Human Rights in Childbirth
May 31 – June 1, 2012
The Hague University of Applied Sciences
The Hague, The Netherlands
What are the Rights and Responsibilities of Birthing Women?
Who decides how a baby is born? Who chooses where a birth takes place? Who bears the ultimate responsibility for a birth and its outcome? What are the legal rights of birthing women? What are the responsibilities of doctors, midwives and other caregivers in childbirth? What are the rights and interests of the unborn, and how are they protected?
This international conference will convene for discussion and clarity on the scope of birthing women's human rights to authority, support and choice in childbirth. In December, 2010, the European Court of Human Rights issued the first holding of a high human rights tribunal addressing the legal authority of birthing women as a human rights issue. In Ternovszky v. Hungary, the ECHR addressed the criminal prosecution of midwives in Hungary for supporting out-of-hospital births. The ECHR stated that the human right to privacy encompasses,
"inter alia, aspects of an individual's physical and social identity including the right to personal autonomy, personal development and to establish and develop relationships with other human beings and the outside world [cite omitted], and it incorporates the right to respect for both the decisions to become and not to become a parent [cite omitted]. The notion of a freedom implies some measure of choice as to its exercise. The notion of personal autonomy is a fundamental principle underlying the interpretation of the guarantees of Article 8 [cite omitted]. Therefore the right concerning the decision to become a parent includes the right of choosing the circumstances of becoming a parent. The Court is satisfied that the circumstances of giving birth incontestably form part of one's private life for the purposes of this provision; and the [Hungarian] Government did not contest this issue." Ternovszky v. Hungary, no. 67545/09, 14 December 2010, pp. 22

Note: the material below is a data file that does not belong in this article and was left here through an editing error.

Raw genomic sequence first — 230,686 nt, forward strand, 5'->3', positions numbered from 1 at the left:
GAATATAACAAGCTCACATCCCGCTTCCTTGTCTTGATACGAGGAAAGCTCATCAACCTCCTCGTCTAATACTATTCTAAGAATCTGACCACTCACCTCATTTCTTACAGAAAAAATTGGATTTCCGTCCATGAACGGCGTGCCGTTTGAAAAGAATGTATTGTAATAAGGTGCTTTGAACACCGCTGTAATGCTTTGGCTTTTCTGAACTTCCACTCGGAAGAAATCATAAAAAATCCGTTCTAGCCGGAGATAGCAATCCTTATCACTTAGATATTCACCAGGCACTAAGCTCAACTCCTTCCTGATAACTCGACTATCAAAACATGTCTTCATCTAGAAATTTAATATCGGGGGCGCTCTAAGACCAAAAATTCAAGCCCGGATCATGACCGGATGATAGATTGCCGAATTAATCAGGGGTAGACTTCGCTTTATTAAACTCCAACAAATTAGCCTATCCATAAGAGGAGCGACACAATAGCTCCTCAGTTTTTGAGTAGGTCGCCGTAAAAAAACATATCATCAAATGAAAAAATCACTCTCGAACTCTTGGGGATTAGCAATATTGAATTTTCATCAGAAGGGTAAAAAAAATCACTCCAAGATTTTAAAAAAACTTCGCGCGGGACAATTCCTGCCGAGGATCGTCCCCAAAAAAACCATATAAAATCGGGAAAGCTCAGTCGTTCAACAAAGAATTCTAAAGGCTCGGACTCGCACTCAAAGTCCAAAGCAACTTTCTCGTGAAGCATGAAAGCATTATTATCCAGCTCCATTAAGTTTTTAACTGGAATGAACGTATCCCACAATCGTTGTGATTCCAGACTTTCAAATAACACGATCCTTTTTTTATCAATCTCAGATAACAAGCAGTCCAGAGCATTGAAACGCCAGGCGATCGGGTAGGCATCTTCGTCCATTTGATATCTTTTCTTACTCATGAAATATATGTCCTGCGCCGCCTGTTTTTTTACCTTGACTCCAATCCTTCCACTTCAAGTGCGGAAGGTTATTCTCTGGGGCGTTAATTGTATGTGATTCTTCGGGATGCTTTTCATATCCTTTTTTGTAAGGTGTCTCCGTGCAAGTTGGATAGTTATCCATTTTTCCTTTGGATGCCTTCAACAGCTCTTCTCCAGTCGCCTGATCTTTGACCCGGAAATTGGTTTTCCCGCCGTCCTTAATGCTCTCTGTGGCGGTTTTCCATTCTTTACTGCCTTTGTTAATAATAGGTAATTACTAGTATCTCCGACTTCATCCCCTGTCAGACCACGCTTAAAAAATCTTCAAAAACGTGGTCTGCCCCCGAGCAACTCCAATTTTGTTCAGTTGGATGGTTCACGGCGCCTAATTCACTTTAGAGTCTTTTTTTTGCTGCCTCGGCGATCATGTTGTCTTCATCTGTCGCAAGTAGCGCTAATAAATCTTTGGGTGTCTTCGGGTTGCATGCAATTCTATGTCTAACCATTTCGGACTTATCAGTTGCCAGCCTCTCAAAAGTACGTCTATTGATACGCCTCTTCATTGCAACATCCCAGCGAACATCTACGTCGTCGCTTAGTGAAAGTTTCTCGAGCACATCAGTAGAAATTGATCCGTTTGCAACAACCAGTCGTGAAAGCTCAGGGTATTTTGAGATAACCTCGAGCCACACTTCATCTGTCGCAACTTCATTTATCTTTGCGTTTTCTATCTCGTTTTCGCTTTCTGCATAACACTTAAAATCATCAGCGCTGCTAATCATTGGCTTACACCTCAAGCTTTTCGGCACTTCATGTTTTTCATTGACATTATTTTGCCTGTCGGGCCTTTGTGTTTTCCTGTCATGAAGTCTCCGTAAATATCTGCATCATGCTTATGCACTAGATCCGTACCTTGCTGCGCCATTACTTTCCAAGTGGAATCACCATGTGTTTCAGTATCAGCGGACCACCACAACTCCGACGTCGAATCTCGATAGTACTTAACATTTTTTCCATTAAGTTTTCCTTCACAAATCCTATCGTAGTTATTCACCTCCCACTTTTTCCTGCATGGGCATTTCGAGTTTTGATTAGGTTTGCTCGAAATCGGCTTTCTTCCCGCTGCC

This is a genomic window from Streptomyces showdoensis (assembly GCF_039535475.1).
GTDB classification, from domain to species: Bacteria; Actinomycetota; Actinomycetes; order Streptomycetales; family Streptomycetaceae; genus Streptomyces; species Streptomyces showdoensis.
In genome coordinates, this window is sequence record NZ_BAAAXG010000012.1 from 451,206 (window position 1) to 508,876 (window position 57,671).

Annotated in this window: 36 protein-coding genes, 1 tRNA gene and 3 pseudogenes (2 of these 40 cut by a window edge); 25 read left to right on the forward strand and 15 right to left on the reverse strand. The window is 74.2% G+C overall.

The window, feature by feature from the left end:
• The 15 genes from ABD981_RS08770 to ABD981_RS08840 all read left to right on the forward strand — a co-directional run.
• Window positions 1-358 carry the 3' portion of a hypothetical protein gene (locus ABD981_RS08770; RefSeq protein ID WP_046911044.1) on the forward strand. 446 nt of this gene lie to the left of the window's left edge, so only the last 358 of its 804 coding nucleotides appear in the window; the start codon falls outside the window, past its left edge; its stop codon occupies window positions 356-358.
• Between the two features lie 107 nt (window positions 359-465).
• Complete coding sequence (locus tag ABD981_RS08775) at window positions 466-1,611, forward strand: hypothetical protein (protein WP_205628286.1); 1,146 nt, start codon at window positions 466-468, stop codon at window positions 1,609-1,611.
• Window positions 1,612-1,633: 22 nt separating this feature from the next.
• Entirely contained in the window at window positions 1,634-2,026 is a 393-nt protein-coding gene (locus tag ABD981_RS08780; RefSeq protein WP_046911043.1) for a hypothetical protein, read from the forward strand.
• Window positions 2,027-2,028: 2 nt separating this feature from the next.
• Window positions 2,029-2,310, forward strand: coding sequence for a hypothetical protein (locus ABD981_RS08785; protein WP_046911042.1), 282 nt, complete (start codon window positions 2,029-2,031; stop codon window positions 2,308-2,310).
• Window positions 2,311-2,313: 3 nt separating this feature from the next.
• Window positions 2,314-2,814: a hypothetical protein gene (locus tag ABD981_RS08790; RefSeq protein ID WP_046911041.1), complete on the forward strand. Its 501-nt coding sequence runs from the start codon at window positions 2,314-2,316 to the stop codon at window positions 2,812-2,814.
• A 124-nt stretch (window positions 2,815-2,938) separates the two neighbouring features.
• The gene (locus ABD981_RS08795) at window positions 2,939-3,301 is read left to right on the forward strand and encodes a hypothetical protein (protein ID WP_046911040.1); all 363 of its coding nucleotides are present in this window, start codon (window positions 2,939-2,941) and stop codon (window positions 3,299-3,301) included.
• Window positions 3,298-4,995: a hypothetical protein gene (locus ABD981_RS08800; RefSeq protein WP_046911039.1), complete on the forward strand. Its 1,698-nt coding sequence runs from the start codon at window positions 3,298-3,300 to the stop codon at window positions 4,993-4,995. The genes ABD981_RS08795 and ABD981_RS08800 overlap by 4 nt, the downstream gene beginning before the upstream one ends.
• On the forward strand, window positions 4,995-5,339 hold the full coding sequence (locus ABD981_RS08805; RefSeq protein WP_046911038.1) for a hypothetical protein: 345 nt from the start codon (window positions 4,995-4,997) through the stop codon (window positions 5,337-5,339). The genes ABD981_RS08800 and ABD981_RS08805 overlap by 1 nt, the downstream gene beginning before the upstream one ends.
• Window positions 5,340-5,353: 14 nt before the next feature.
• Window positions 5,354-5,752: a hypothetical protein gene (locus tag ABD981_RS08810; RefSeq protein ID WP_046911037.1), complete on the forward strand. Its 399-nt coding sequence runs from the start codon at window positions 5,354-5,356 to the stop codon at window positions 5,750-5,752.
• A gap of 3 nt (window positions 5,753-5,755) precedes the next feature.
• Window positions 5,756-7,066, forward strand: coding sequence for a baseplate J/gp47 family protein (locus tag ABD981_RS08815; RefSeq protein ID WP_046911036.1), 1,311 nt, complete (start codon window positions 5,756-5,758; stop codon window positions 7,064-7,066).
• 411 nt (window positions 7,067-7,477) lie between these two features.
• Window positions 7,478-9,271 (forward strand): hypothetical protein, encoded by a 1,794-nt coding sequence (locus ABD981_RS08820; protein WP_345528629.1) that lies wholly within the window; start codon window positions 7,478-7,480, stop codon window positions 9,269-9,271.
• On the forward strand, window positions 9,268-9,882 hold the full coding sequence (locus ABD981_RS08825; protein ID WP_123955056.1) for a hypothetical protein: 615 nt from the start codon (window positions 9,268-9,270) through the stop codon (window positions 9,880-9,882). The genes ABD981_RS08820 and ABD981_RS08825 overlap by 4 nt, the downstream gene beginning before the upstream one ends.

Aim of the Conference
1. To discuss, debate, explore and clarify the practical implications of the European Court of Human Rights’ 2010 holding that women have a human right to choose the circumstances and location in which they give birth.
2. To convene stakeholders in the obstetric system of the Netherlands for meaningful dialogue about the legal status, efficacy, and future of birth options in this country.
3. To publish a collection of legal and scholarly materials on human rights in childbirth, authored by conference participants.
The conference will be held over two days. The first day will convene international multi-disciplinary experts able to unpack and explain the context and significance of the European Court of Human Right's 2010 holding in Ternovszky v. Hungary. The second day will focus on the Dutch birth system, and the role of home and hospital birth in its past, present and future.
Each of the two days of the conference will consist of four panel discussions of 90 minutes to two hours each. Each panel will have four experts articulating a range of diverse perspectives and opinions on the subject for that panel’s discussion. The format of the panels will be structured to include audience participation throughout the conference.
The conference will convene an audience of up to 500 participants at the Hague University. The audience will consist of lawyers, ob/gyns, midwives, other medical professionals, doulas, students of all these professions, parents and consumer groups and interested parties from a wide range of other disciplines. For those who are unable to atend the conference in person, the conference will also be available by webinar.
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